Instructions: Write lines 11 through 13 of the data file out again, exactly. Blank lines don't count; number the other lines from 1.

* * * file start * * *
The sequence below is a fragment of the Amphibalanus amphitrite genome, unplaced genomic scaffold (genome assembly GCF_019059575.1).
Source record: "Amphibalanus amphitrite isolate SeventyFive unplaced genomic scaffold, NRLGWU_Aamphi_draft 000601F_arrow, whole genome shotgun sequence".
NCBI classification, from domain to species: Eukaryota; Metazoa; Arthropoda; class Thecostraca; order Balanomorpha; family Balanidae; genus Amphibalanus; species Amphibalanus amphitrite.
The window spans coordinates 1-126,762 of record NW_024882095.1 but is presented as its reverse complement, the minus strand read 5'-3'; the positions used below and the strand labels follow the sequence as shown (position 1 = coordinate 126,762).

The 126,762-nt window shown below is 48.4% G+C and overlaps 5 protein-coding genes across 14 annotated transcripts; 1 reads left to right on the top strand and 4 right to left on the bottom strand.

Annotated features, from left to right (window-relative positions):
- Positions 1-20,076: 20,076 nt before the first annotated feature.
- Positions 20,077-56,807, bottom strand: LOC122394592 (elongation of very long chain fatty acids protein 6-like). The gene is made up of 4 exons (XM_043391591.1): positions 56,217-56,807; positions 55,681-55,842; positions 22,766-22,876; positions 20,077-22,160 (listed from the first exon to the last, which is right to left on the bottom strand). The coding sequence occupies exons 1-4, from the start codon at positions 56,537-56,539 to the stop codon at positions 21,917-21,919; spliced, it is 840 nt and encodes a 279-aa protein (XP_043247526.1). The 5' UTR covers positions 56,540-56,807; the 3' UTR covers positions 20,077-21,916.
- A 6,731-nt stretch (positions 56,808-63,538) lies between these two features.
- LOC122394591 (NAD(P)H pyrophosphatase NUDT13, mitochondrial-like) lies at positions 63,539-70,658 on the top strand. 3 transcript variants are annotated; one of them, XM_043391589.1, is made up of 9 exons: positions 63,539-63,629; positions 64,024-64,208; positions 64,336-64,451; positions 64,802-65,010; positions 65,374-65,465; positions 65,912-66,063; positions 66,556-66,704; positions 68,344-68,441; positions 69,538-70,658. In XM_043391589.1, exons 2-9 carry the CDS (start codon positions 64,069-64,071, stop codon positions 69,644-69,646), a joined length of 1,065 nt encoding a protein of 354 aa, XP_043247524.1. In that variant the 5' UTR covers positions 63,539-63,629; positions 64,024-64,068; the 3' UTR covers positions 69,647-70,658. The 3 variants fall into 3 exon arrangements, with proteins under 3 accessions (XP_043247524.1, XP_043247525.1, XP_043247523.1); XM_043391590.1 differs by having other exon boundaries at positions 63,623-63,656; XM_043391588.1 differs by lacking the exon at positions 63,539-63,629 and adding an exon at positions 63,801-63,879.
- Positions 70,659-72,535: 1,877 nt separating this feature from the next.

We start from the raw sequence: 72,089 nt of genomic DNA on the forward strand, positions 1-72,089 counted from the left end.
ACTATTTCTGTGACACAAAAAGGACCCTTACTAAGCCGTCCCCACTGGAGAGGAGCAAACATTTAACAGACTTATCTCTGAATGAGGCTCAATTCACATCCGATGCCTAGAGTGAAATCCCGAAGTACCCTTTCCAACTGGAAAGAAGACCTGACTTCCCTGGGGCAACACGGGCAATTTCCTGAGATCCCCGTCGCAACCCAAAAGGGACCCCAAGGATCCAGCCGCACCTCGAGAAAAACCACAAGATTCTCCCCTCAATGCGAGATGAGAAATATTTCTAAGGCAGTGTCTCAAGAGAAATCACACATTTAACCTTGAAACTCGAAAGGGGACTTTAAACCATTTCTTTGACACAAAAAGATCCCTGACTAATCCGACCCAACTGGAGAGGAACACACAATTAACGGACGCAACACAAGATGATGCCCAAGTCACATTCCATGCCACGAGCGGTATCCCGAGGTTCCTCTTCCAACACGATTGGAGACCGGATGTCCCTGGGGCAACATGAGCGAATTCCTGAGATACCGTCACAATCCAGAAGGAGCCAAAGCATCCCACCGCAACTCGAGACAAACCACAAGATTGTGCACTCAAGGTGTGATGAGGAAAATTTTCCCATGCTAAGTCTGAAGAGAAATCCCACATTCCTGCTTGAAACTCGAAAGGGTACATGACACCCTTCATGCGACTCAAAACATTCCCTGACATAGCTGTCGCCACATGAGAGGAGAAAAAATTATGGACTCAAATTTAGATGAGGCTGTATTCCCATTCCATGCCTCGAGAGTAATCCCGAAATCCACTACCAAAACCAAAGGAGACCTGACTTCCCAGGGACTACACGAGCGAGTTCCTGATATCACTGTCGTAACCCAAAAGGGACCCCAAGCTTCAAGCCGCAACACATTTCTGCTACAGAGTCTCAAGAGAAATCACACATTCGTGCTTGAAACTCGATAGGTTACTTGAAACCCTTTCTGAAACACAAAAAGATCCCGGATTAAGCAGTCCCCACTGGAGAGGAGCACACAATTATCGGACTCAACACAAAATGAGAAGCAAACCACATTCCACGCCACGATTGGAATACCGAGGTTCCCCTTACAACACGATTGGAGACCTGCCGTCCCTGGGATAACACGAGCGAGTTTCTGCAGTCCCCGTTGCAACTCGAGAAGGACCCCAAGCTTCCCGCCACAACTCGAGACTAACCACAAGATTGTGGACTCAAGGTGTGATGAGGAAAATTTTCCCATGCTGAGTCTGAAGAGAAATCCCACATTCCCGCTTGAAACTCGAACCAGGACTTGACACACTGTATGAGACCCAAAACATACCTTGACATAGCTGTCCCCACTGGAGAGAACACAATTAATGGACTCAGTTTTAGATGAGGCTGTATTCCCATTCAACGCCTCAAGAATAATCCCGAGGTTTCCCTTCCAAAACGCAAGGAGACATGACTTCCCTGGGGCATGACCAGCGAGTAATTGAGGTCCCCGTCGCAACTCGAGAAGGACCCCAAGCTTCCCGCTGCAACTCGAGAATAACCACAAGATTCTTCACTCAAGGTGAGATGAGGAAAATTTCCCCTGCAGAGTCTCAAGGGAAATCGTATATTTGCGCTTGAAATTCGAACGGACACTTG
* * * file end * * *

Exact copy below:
- Positions 70,659-72,535: 1,877 nt separating this feature from the next.

We start from the raw sequence: 72,089 nt of genomic DNA on the forward strand, positions 1-72,089 counted from the left end.
ACTATTTCTGTGACACAAAAAGGACCCTTACTAAGCCGTCCCCACTGGAGAGGAGCAAACATTTAACAGACTTATCTCTGAATGAGGCTCAATTCACATCCGATGCCTAGAGTGAAATCCCGAAGTACCCTTTCCAACTGGAAAGAAGACCTGACTTCCCTGGGGCAACACGGGCAATTTCCTGAGATCCCCGTCGCAACCCAAAAGGGACCCCAAGGATCCAGCCGCACCTCGAGAAAAACCACAAGATTCTCCCCTCAATGCGAGATGAGAAATATTTCTAAGGCAGTGTCTCAAGAGAAATCACACATTTAACCTTGAAACTCGAAAGGGGACTTTAAACCATTTCTTTGACACAAAAAGATCCCTGACTAATCCGACCCAACTGGAGAGGAACACACAATTAACGGACGCAACACAAGATGATGCCCAAGTCACATTCCATGCCACGAGCGGTATCCCGAGGTTCCTCTTCCAACACGATTGGAGACCGGATGTCCCTGGGGCAACATGAGCGAATTCCTGAGATACCGTCACAATCCAGAAGGAGCCAAAGCATCCCACCGCAACTCGAGACAAACCACAAGATTGTGCACTCAAGGTGTGATGAGGAAAATTTTCCCATGCTAAGTCTGAAGAGAAATCCCACATTCCTGCTTGAAACTCGAAAGGGTACATGACACCCTTCATGCGACTCAAAACATTCCCTGACATAGCTGTCGCCACATGAGAGGAGAAAAAATTATGGACTCAAATTTAGATGAGGCTGTATTCCCATTCCATGCCTCGAGAGTAATCCCGAAATCCACTACCAAAACCAAAGGAGACCTGACTTCCCAGGGACTACACGAGCGAGTTCCTGATATCACTGTCGTAACCCAAAAGGGACCCCAAGCTTCAAGCCGCAACACATTTCTGCTACAGAGTCTCAAGAGAAATCACACATTCGTGCTTGAAACTCGATAGGTTACTTGAAACCCTTTCTGAAACACAAAAAGATCCCGGATTAAGCAGTCCCCACTGGAGAGGAGCACACAATTATCGGACTCAACACAAAATGAGAAGCAAACCACATTCCACGCCACGATTGGAATACCGAGGTTCCCCTTACAACACGATTGGAGACCTGCCGTCCCTGGGATAACACGAGCGAGTTTCTGCAGTCCCCGTTGCAACTCGAGAAGGACCCCAAGCTTCCCGCCACAACTCGAGACTAACCACAAGATTGTGGACTCAAGGTGTGATGAGGAAAATTTTCCCATGCTGAGTCTGAAGAGAAATCCCACATTCCCGCTTGAAACTCGAACCAGGACTTGACACACTGTATGAGACCCAAAACATACCTTGACATAGCTGTCCCCACTGGAGAGAACACAATTAATGGACTCAGTTTTAGATGAGGCTGTATTCCCATTCAACGCCTCAAGAATAATCCCGAGGTTTCCCTTCCAAAACGCAAGGAGACATGACTTCCCTGGGGCATGACCAGCGAGTAATTGAGGTCCCCGTCGCAACTCGAGAAGGACCCCAAGCTTCCCGCTGCAACTCGAGAATAACCACAAGATTCTTCACTCAAGGTGAGATGAGGAAAATTTCCCCTGCAGAGTCTCAAGGGAAATCGTATATTTGCGCTTGAAATTCGAACGGACACTTG